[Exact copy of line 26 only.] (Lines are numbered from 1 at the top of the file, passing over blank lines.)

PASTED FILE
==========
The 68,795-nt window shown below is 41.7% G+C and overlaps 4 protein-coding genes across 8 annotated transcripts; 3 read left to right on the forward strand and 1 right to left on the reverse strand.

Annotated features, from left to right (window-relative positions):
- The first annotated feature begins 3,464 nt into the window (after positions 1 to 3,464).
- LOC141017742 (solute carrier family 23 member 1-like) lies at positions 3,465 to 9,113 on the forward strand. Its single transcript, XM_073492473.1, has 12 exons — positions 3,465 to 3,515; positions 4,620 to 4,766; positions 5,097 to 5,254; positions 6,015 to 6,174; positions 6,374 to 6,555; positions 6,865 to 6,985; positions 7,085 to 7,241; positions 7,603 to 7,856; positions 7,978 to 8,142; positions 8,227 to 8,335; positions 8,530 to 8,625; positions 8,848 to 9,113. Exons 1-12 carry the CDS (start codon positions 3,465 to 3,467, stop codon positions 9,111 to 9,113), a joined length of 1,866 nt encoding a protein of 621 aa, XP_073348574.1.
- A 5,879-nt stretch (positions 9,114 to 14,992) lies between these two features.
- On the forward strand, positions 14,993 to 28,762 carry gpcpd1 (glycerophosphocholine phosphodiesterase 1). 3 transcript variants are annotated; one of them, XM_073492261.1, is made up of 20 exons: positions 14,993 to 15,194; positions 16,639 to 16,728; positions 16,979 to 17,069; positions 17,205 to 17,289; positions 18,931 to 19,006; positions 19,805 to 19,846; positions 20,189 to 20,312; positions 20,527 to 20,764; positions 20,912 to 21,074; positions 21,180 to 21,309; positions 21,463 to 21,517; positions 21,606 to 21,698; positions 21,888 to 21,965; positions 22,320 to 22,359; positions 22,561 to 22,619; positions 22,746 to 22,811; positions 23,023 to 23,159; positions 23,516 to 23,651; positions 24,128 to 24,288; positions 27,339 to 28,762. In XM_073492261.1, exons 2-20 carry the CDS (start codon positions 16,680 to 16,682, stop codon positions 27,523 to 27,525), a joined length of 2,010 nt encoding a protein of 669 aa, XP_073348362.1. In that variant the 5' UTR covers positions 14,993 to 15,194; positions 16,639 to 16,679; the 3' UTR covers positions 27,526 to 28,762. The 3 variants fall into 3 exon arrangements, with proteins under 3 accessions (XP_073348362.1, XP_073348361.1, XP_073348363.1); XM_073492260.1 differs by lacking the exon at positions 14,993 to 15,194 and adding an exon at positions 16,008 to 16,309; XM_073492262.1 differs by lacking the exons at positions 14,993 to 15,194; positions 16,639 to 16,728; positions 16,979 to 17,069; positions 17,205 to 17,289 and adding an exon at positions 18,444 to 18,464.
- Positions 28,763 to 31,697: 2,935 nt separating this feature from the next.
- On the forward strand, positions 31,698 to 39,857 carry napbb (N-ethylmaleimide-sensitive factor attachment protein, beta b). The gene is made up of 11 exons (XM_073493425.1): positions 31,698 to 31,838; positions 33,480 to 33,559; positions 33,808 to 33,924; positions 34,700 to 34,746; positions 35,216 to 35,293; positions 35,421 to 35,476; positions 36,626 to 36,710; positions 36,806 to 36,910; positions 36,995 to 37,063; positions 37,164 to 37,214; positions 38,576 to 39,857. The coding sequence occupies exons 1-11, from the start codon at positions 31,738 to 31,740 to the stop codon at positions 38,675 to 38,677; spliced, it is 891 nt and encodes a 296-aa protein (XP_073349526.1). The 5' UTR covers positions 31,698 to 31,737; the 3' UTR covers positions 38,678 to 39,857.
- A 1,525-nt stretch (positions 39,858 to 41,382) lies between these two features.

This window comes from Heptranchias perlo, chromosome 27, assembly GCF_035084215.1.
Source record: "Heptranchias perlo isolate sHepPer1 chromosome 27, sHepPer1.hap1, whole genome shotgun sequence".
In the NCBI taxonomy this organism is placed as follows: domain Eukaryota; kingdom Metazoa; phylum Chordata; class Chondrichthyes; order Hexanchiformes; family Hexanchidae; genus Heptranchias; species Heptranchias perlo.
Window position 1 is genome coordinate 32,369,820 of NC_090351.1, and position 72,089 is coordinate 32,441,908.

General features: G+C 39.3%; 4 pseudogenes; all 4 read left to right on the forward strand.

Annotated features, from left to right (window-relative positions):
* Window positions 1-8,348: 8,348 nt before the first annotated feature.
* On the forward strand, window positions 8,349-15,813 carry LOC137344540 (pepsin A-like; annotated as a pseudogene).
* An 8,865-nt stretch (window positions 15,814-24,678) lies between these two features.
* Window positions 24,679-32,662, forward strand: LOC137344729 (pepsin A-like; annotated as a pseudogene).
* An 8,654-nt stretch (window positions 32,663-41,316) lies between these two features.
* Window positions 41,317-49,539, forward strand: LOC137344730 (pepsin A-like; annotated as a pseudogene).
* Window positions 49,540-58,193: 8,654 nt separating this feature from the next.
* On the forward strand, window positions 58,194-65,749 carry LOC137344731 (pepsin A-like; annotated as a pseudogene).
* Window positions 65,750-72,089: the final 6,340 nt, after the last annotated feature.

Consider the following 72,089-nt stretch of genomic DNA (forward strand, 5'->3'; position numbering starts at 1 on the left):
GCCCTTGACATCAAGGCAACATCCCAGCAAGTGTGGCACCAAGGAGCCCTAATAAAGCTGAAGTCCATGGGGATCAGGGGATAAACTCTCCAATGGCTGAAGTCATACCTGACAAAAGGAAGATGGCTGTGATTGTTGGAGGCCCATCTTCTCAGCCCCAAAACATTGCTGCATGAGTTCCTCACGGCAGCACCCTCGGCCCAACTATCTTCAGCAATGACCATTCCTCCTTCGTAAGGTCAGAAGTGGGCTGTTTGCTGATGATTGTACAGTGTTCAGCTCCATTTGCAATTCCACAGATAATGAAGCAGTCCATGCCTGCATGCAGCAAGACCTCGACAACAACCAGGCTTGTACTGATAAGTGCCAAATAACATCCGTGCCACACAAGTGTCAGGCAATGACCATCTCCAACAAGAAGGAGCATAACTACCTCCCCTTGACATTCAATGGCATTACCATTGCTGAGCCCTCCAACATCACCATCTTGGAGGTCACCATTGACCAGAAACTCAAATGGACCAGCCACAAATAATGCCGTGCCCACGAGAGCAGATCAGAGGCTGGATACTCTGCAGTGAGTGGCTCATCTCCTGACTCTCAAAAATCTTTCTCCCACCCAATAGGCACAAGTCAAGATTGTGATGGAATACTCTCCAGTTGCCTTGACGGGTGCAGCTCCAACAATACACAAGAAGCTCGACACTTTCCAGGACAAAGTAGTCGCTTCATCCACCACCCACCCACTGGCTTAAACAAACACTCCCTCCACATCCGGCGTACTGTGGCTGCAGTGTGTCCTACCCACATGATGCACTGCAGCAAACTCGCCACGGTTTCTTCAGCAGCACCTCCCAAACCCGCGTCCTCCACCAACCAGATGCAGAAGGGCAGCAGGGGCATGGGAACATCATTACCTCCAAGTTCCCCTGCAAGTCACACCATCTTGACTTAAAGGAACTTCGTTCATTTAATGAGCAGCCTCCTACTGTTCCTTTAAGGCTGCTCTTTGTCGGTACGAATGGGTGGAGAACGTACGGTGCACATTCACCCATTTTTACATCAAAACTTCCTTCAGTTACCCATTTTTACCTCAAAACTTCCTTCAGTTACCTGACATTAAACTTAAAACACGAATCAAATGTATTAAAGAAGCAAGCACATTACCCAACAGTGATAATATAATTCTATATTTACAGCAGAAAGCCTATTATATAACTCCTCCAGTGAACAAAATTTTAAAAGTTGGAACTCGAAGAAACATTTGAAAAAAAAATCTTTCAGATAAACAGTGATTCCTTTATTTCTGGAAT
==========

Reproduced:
GCCCTTGACATCAAGGCAACATCCCAGCAAGTGTGGCACCAAGGAGCCCTAATAAAGCTGAAGTCCATGGGGATCAGGGGATAAACTCTCCAATGGCTGAAGTCATACCTGACAAAAGGAAGATGGCTGTGATTGTTGGAGGCCCATCTTCTCAGCCCCAAAACATTGCTGCATGAGTTCCTCACGGCAGCACCCTCGGCCCAACTATCTTCAGCAATGACCATTCCTCCTTCGTAAGGTCAGAAGTGGGCTGTTTGCTGATGATTGTACAGTGTTCAGCTCCATTTGCAATTCCACAGATAATGAAGCAGTCCATGCCTGCATGCAGCAAGACCTCGACAACAACCAGGCTTGTACTGATAAGTGCCAAATAACATCCGTGCCACACAAGTGTCAGGCAATGACCATCTCCAACAAGAAGGAGCATAACTACCTCCCCTTGACATTCAATGGCATTACCATTGCTGAGCCCTCCAACATCACCATCTTGGAGGTCACCATTGACCAGAAACTCAAATGGACCAGCCACAAATAATGCCGTGCCCACGAGAGCAGATCAGAGGCTGGATACTCTGCAGTGAGTGGCTCATCTCCTGACTCTCAAAAATCTTTCTCCCACCCAATAGGCACAAGTCAAGATTGTGATGGAATACTCTCCAGTTGCCTTGACGGGTGCAGCTCCAACAATACACAAGAAGCTCGACACTTTCCAGGACAAAGTAGTCGCTTCATCCACCACCCACCCACTGGCTTAAACAAACACTCCCTCCACATCCGGCGTACTGTGGCTGCAGTGTGTCCTACCCACATGATGCACTGCAGCAAACTCGCCACGGTTTCTTCAGCAGCACCTCCCAAACCCGCGTCCTCCACCAACCAGATGCAGAAGGGCAGCAGGGGCATGGGAACATCATTACCTCCAAGTTCCCCTGCAAGTCACACCATCTTGACTTAAAGGAACTTCGTTCATTTAATGAGCAGCCTCCTACTGTTCCTTTAAGGCTGCTCTTTGTCGGTACGAATGGGTGGAGAACGTACGGTGCACATTCACCCATTTTTACATCAAAACTTCCTTCAGTTACCCATTTTTACCTCAAAACTTCCTTCAGTTACCTGACATTAAACTTAAAACACGAATCAAATGTATTAAAGAAGCAAGCACATTACCCAACAGTGATAATATAATTCTATATTTACAGCAGAAAGCCTATTATATAACTCCTCCAGTGAACAAAATTTTAAAAGTTGGAACTCGAAGAAACATTTGAAAAAAAAATCTTTCAGATAAACAGTGATTCCTTTATTTCTGGAAT